Reviving historic center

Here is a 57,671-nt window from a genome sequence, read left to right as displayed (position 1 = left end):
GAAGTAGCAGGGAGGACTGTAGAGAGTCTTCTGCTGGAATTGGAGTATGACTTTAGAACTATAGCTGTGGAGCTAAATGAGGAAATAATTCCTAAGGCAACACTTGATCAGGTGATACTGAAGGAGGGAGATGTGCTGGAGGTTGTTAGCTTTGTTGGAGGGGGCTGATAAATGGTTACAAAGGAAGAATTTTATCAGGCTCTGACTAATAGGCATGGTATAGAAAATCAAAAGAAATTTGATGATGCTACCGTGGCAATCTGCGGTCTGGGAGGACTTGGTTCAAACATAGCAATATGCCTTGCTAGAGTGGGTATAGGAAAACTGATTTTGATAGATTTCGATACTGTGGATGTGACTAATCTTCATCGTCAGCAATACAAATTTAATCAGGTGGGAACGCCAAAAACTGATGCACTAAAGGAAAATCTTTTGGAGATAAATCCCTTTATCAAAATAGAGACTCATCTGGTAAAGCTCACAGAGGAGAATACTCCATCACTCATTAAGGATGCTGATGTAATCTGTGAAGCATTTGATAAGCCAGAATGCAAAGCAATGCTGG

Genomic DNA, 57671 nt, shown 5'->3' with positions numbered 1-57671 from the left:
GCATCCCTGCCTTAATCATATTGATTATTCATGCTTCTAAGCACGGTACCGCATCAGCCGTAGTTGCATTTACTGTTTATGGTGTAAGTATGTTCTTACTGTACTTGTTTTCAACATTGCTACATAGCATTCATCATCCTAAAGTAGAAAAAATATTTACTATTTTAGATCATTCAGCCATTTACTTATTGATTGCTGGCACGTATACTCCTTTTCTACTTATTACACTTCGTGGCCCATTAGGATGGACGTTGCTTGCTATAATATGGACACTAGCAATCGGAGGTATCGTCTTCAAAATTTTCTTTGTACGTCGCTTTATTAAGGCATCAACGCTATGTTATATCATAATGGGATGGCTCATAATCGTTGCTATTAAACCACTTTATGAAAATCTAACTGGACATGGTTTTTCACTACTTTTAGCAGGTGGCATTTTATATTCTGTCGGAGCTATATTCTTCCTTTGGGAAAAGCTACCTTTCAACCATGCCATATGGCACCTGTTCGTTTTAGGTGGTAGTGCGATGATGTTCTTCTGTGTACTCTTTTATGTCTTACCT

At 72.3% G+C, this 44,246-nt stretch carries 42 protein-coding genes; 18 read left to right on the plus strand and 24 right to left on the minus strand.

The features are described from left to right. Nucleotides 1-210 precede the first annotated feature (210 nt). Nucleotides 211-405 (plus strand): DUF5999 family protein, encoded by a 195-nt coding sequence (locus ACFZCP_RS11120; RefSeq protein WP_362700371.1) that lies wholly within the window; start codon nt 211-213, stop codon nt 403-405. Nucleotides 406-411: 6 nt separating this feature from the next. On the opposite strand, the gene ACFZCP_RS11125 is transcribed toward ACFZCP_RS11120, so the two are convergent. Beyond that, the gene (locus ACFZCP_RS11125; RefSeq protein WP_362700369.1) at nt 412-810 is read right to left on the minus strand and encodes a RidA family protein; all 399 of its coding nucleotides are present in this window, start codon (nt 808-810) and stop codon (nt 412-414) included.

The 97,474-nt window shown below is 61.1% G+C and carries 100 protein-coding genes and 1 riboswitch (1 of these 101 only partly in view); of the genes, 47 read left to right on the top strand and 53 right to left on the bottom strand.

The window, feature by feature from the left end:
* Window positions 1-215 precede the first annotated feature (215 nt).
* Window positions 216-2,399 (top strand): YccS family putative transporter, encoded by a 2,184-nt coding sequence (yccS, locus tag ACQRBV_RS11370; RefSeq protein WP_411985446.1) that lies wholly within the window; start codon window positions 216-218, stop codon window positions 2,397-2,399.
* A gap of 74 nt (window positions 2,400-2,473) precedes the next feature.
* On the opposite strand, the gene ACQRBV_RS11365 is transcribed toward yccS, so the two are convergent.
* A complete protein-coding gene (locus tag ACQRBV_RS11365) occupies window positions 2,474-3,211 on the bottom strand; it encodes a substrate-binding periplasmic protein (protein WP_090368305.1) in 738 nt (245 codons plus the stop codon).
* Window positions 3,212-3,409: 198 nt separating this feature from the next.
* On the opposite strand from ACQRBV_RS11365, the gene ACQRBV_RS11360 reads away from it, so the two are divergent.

A recent issue of Wallpaper magazine shows Athens swathed in scaffolding and burlap, with new roads under construction, the Metro being extended and buildings renovated in preparation for the Olympic Games in 2004. The Games do offer Athens a great opportunity to freshen up its aging, grimy buildings. The priority goes to old houses, the prewar buildings that we often label neoclassical, regardless of their style. In true Greek fashion, this huge project is being overseen not by one but three public organizations: the Culture Ministry, the Public Works Ministry and EAXA – the company that is managing the unification of archaeological sites on behalf of both ministries. The renovation of neoclassical houses in Athens is not new. It began in Plaka in the 1970s and spread. Naturally enough, the work began on properties owned by the Culture Ministry. A large number of houses, chiefly in Plaka, and a few in Kerameikos and Monastiraki were attractively renovated, nearly always to house various ministry services. This practice had its downside, however. The areas are deserted in the afternoon when employees go home. This is particularly noticeable in winter near the Tower of the Winds. By dark this idyllic neighborhood is deserted and the houses look like a pretty stage set without a trace of life. The same problem has arisen again. The Culture Ministry’s directorate of cultural buildings has renovated a considerable number of buildings in Aghion Assomaton and Pireos streets. The recently refurbished neoclassical mansion on the corner of Aghion Assomaton and Psaromilingou will house the Monument Conservation Center. Nearby, EAXA is refurbishing a smaller building to house the Andreas Lentakis Culture and Education Foundation. Another such program is under way on Stadiou Street. A Culture Ministry directorate is restoring two facades of the National Printing Press. Two ministries are quarreling over its eventual use: the Justice Ministry (which is the owner) wants it for the judges’ club and reading room, while the Culture Ministry wants it for a press and printing museum. In both cases the ministries are bowing to sectional interests which are guided purely by their own minority concerns. And even if the two ministries were in favor of these solutions, they could not have found more lifeless functions for a building of this size in the heart of Athens. It is a wonder that such matters are still being dealt with almost as a matter of course. There is no guiding policy; there are no aims. For instance, a number of buildings owned by the Culture Ministry could be rented out to third parties and the income used to restore other buildings. EAXA’s president, Yiannis Kallantidis, believes that we have to change the way way we look at this issue, and that the restored houses should be inhabited once more: «The objective should be the retrieval of the historic center. And we can only achieve that if we offer incentives for people to return to the center.» Seich-Sou in Thessaloniki this year has been attributed to the weather and other species of Bursaphelenchus which are carried by wood and bark-eating insects, and are related to but not as harmful as B. xylophilus, which has not yet been found in Greece.